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ERS Monograph ; 2021(94):180-196, 2021.
Article in English | EMBASE | ID: covidwho-2314985


This chapter explores the currently available knowledge (as at October 2021) about the long-term clinical consequences of COVID-19. Distinction between cardiorespiratory and extra-cardiorespiratory sequelae can facilitate understanding of the post-COVID sequelae problem and may aid the clinical management of patients. The strength of the recommendations is highlighted at the end of each paragraph.Copyright © ERS 2021.

European Journal of Neurology ; 28(SUPPL 1):292, 2021.
Article in English | EMBASE | ID: covidwho-1307726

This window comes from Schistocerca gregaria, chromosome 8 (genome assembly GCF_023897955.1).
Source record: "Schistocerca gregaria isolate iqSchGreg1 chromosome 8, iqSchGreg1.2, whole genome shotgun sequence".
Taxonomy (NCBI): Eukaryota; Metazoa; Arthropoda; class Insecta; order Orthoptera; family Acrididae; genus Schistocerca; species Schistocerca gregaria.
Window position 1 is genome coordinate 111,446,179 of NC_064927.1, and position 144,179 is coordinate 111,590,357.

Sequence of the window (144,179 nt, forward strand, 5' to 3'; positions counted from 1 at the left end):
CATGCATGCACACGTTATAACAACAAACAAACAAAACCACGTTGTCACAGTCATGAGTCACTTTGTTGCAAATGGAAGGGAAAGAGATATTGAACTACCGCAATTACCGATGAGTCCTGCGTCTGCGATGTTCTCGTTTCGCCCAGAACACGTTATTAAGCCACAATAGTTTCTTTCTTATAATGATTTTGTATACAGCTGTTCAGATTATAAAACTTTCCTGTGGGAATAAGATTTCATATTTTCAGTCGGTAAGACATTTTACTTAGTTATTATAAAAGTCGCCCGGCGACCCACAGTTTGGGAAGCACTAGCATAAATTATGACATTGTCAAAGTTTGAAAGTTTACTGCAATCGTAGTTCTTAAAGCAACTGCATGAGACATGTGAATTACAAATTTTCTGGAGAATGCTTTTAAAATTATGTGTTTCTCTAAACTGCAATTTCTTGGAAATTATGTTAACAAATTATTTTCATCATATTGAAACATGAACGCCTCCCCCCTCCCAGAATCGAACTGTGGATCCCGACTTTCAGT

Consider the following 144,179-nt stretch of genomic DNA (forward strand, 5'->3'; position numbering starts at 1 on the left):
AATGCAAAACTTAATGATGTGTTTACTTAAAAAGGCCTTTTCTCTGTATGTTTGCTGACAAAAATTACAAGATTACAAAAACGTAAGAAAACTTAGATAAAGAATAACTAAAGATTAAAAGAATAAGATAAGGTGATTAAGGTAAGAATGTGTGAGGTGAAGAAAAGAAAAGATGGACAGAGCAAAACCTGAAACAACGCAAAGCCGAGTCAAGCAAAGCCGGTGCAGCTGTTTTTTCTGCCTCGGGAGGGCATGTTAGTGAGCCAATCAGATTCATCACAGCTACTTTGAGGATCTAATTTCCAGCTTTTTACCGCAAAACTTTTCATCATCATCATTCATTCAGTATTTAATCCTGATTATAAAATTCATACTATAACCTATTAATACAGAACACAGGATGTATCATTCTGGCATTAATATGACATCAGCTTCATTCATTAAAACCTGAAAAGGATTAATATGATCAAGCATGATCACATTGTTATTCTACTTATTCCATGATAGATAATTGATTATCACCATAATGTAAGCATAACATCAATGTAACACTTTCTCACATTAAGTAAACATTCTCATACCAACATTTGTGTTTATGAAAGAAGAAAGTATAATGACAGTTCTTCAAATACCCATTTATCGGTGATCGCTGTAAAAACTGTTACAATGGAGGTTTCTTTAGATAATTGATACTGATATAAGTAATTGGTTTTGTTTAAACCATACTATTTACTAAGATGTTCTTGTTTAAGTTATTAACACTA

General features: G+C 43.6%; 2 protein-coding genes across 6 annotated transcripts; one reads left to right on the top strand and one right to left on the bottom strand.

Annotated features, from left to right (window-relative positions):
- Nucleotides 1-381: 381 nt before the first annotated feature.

Background and aims: Although COVID-19 infection predominantly manifests with respiratory symptoms, recent studies have also reported the occurrence of neurological involvement in the acute phase as well as in the follow-up of recovered subjects Methods: Our study focuses on assessing the prevalence of neurological sequelae in COVID-19 patients hospitalized at Ospedale Maggiore Policlinico in Milan. Seventy-five COVID-19 recovered subjects followed a general follow-up protocol including pneumological, infectious and cardiovascular assessment 5-10 months after the onset of SARS-CoV2 infection;among them, a subset of 53 patients was evaluated through a self-administered 18-item questionnaire developed ad-hoc addressing sensory, motor and cognitive neurological symptoms. Results: Collected data has shown that 77.4% patients developed at least one neurological sequela, and 46.3% presented with more than three symptoms. Among symptomatic patients, the most prevalent manifestations were insomnia (65.9%) and daytime sleepiness (46.3%), followed by walking difficulties (31.7%). Other less frequent symptoms were headache (15.1%), hyposmia and hypogeusia (15.1%), and tremor (9.4%). Prevalence of symptoms 18-item questionnare showing the distribution of neurological manifestations Conclusion: Post-COVID-19 manifestations are reported in about 90% of recovered patients. This preliminary study suggests that neurological findings represent a significant part of such manifestations. We are currently expanding the questionnaire to a larger cohort of patients and correlating our findings with patients' demographical and clinical features, as well as with the severity of the previous SARSCoV2 infection. Currently, the same questionnaire is also being validated and administered to age-and sex-matched healthy controls who have not developed symptoms suggestive of Covid-19, and a cohort of non-COVID-19 hospitalized patients.